I’m ashamed to admit that a relatively large part of my paycheck goes to Anthropologie each month or season, so as I became aware that I was in the vicinity of one of their rarer garden stores as I passed through Connecticut last week, I had to make a slight detour for the Westport Terrain. What a store–I was a bit overwhelmed, which doesn’t often happen to me in a shop scenario. Actually, it’s a combination nursery/garden store/ housewares store/gift shop/bar-restaurant–there was a lot going on when I arrived, too much for me! I certainly hadn’t planned on getting any plants as I was on the road (and I like nurseries to be a bit more dirty) but I thought I might get some planters–as I had never really replaced the ones that were stolen last summer. But there were too many planters to choose from! And too many watering cans, baskets, and vessels of all kinds–along with candles and lanterns and wreaths and everything else. Sensory overload–though I plan to return, better prepared, in the not-too-distant future.
A few more road-trip posts—then it’s back to Salem and work: I’m prepping for two summer courses and have several scholarly projects on the back burner. Every time I am in the Hudson River Valley visiting my brother, I go to see one or more of the grand estates in the region. On this particular trip, I was looking forward to seeing two Gothic Revival houses in the southern part of the Valley: Washington Irving’s Sunnyside, and nearby Lyndhurst. However, I presumed too much; I happened to be passing through on a dreaded Monday when most museums are closed, these two house museums included. Next time. Proceeding north toward my brother’s house in Rhinebeck I passed by the grounds of another estate which I had not seen–and the gate was open, so to Boscobel I went. I have to admit to a certain snobbiness on my part regarding Boscobel; it’s never been high–or even on–my “must visit” list for several reasons. First of all, it’s a Federal house, built between 1804 and 1808 by Loyalist States Dyckman (actually he died just after the foundation–his wife Elizabeth oversaw its completion). Now of course I love Federal architecture, but being from Salem I always assume that we have the best Federal houses right here: it’s Samuel McIntire or nothing for me! And as an English historian, the word “Boscobel” means only one thing to me: the English house where Prince Charles/Charles II hid out from Cromwell’s troops following the Battle of Worcester in 1851. So this Boscobel could only be a pale imitation–of either McIntire or the original. I also have a slight prejudice against historic houses that are transplanted, as this American Boscobel was: it was originally built in the slightly-more southern Hudson hamlet of Montrose, but moved to its present location in Garrison in 1961 (in pieces!) after it was threatened by demolition by a Federal construction project. But all of these “reasons” were stupid: Boscobel is well worth seeing: it has been meticulously reconstituted and its present site is simply stunning, with beautiful grounds and one of the most striking Hudson views I have seen–just across from West Point.
Boscobel: front, back (entrance from street), views from the house and river’s edge; herb garden and orangerie.
The interpretation of the house was also interesting–how it came to be and how it was reconstituted–particularly in regard to its furnishings. As a Loyalist, Mr. Dyckman had spent the Revolution in England and had bought lots of pieces while there, but Mrs. Dyckman seems to be have been more devoted to American furniture makers–including Duncan Phyfe. As all the furnishings were dispersed when the house went into decline from the late nineteenth-century on, its recreators had to either find original pieces or choose appropriate substitutes. It has been an ongoing process, but the house’s interior certainly gleams in perfect Federal fashion. I couldn’t take any pictures but the website seems to feature all of the rooms. The grounds were adorned with sculptures, the herb garden (though decidedly not in the right place) was in full bloom, and I got some more clues for my evolving research into in the relationship between English Royalists of the seventeenth century and American Loyalists of the eighteenth: altogether a very enlightening visit.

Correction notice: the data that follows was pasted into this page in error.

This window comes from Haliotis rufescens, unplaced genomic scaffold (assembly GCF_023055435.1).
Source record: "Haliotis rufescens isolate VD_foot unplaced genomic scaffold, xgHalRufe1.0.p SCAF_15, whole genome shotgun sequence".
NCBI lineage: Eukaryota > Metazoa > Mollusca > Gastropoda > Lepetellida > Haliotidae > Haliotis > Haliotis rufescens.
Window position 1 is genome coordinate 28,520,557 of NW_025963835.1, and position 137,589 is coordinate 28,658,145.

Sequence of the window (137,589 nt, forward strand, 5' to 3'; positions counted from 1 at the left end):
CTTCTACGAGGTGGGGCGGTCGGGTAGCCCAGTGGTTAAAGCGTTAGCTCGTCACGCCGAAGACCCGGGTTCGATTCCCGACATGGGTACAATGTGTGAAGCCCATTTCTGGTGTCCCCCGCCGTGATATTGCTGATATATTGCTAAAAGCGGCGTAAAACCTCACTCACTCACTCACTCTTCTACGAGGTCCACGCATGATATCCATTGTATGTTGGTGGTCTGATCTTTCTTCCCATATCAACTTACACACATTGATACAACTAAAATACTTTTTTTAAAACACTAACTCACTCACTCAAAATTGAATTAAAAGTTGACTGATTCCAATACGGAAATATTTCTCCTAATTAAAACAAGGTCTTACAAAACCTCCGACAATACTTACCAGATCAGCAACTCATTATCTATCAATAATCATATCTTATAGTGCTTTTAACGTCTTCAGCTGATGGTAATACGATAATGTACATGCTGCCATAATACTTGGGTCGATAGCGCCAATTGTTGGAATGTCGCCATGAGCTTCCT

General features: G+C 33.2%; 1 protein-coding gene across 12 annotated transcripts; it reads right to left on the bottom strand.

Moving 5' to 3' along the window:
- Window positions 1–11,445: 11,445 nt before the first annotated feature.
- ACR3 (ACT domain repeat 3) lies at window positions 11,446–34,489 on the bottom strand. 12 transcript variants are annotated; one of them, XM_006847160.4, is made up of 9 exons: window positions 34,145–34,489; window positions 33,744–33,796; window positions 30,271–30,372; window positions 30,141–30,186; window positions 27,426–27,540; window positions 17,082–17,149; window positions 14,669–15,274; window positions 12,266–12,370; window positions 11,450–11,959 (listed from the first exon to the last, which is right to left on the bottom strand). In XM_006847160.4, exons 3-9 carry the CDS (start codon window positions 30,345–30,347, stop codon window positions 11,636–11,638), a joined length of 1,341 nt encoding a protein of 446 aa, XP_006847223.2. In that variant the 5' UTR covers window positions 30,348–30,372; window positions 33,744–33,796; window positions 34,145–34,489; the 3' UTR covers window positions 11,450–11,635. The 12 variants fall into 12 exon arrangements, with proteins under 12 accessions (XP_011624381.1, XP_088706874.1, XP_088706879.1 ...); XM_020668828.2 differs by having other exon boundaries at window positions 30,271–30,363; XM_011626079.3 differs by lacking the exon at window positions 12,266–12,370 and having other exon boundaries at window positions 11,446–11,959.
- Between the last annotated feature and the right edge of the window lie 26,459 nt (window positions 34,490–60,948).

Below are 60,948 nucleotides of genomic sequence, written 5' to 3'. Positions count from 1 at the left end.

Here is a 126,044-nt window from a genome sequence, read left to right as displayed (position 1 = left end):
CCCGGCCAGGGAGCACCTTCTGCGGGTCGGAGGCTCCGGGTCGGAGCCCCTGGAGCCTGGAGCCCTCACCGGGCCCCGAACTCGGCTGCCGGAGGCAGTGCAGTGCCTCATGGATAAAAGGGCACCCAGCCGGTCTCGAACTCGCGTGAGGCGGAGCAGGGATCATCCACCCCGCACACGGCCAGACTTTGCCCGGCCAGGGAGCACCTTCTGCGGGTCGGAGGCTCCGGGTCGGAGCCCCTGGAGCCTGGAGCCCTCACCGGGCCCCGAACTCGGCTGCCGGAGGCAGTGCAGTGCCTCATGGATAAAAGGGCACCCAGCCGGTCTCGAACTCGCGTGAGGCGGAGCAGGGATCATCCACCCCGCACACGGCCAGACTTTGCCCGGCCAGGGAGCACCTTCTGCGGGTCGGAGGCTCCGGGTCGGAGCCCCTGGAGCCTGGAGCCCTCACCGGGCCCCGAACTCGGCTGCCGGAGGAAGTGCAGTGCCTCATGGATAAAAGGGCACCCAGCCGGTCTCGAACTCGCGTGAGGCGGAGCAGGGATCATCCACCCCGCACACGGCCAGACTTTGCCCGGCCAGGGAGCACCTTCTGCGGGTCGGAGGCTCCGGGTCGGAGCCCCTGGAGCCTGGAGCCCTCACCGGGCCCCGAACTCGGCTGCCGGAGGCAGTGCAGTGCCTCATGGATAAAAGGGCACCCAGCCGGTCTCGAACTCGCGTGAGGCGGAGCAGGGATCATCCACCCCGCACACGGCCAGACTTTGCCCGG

Boscobel in pieces, c. 1960; the grounds today.
I drove into one of the most distressed small cities in America this past Monday, and was both assaulted and astonished by: rows and rows of brick townhouses from the nineteenth century and before, many gone to rot, manifest poverty, amazing elevated Hudson River views, a historic district of restored Gilded Age mansions saved from a sweeping program of urban renewal and by their courageous owners, and a fisher cat. Perhaps I would not have ventured into Newburgh if I had known that it was “The Murder Capital of New York“, but then I would not have seen the deterioration or the restoration (or the fisher cat, which is not a cat at all but a rare weasel-like creature–it fled into an abandoned wooded lot before I could turn on my camera, but I knew immediately that that’s what it was). I went to Newburgh to see Washington’s Headquarters, but came away seeing a whole lot more. I’m going to refrain from including images of Newburgh’s distress–but let me assure you that its surviving restored structures are all the more picturesque because of the contrast.
Along Montgomery Street in Newburgh, New York; villas and a foundation garden. The influence of Calvert Vaux (1824-95) and Andrew Jackson Downing is very apparent. There is a park named after Downing in Newburgh, and this last house is clearly based on “Design no. 14″ in Vaux’s Villas and cottages. A series of designs prepared for execution in the United States.
The Hudson River Valley is, of course, picturesque in both natural and man-made ways: and when they come together they really grab hold of you! The whole region is dotted with romantic structures, large and small, alone and in assemblages like Montgomery Street. On the other side of the river, I captured a few more romantic structures, and, for contrast, the USS Slater (the last World War II destroyer afloat) on its way up the river to Albany.
On the other side of the river: houses (actually I don’t think this first structure is a house–some sort of chapel?) in Cold Spring and Rhinecliff; the USS Slater on the Hudson.